Watching too much TV could lead to higher risk of heart disease and cancer

Too long spent watching television or looking at a computer screen during leisure time is linked to a higher risk of death and heart disease, according to new research.

The study, led by the University of Glasgow and published today in BMC Medicine, has revealed a strong association between discretionary screen time and adverse health outcomes, particularly in those with low fitness, low muscle strength or poor physical activity levels.

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Risk of mortality and cardio­vascular disease

Discretionary screen time is an important contributor to overall sedentary behaviour, which is associated with higher risk of mortality and cardio­vascular disease. This is the largest single study to focus on this area.

The researchers looked at 390,089 participants from the UK Biobank and analysed their amount of discretionary screen time.

The team found the association between a high level of time spent staring at a screen and adverse health outcomes was almost twice as strong in those with low fitness levels or low grip strength, but were much smaller in those who had the highest levels of fitness and grip strength.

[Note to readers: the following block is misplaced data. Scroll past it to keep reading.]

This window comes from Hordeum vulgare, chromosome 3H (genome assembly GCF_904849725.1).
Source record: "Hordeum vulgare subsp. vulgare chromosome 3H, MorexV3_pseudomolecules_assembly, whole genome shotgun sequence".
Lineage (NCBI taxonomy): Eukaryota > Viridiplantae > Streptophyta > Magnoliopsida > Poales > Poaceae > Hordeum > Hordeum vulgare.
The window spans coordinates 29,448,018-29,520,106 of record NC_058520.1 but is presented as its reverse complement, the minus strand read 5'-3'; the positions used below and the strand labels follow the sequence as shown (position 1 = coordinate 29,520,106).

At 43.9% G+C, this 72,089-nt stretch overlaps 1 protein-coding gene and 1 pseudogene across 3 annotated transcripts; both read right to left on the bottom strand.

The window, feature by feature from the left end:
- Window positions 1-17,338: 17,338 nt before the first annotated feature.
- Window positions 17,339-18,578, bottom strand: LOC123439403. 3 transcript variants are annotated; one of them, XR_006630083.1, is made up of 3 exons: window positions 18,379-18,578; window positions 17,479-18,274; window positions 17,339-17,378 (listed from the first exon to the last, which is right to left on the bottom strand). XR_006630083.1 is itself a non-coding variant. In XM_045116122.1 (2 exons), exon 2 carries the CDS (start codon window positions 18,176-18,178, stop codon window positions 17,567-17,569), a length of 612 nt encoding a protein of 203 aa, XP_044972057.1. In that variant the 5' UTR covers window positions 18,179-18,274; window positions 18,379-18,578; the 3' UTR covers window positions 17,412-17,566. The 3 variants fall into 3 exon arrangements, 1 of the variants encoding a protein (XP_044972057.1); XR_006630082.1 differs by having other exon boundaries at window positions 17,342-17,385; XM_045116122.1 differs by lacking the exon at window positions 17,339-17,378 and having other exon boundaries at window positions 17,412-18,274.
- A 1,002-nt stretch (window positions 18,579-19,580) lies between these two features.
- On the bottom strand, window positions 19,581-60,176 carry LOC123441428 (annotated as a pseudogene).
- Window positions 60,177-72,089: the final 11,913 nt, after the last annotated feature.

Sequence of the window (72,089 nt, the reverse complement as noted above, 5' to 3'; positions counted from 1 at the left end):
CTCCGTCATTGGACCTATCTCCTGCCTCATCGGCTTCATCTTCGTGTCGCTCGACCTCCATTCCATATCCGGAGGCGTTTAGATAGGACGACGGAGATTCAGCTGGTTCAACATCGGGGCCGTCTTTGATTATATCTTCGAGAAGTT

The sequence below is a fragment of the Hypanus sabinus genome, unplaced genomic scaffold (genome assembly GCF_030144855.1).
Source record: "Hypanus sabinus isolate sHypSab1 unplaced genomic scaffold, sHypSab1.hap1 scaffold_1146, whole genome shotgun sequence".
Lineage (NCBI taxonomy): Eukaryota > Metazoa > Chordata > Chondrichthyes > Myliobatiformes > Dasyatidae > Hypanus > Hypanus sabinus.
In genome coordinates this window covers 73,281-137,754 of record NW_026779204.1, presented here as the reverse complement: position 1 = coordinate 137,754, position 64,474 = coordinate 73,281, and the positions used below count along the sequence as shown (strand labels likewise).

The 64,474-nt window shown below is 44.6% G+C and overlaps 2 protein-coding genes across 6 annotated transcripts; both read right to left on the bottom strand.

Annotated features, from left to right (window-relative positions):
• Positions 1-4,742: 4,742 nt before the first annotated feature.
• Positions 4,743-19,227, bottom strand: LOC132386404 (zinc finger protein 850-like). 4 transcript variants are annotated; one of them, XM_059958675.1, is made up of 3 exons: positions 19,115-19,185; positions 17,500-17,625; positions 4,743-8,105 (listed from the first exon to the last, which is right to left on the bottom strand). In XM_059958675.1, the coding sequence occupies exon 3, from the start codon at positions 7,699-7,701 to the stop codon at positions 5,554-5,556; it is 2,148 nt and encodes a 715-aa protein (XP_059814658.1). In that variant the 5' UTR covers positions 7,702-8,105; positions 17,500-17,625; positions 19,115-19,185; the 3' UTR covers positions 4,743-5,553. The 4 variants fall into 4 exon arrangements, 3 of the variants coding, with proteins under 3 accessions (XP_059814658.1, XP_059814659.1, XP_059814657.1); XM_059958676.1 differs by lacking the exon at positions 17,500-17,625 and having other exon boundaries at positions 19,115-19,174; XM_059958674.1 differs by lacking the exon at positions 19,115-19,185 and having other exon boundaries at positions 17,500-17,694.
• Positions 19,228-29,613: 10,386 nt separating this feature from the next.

Linked to low levels of fitness

Prof Jason Gill, one of the lead authors, said: 'Our study shows that the risks associated with sedentary behaviour may not be the same for everyone, with the association between leisure time screen use and adverse health outcomes being strongest in those with low levels of physical activity, fitness or strength.

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'This has potential implications for public health guidance as, if the findings are causal, these data suggest that specifically targeting those with low fitness and strength to reduce their sedentary behaviour may be an effective approach.'

The researchers also found that higher levels of screen time were associated with a greater risk of all-cause mortality, as well as a higher risk of both heart disease and cancer.

The findings were independent of physical activity, grip strength, BMI, smoking, diet and other major confounding factors, including socio-economic status.

Dr Carlos Celis, first author of the study, said: 'If the discretionary screen time health associations we found in this study are causal, it suggests people with the lowest levels of strength, fitness and physical activity could potentially gain the greatest benefit from health promotion interventions aimed at reducing sedentary behaviours.

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'While fitness testing can be difficult to measure in healthcare and community settings, grip strength is a quick, simple and cheap to measure so could easily be implemented as a screening tool.'

Originally published in our sister title, The Scotsman

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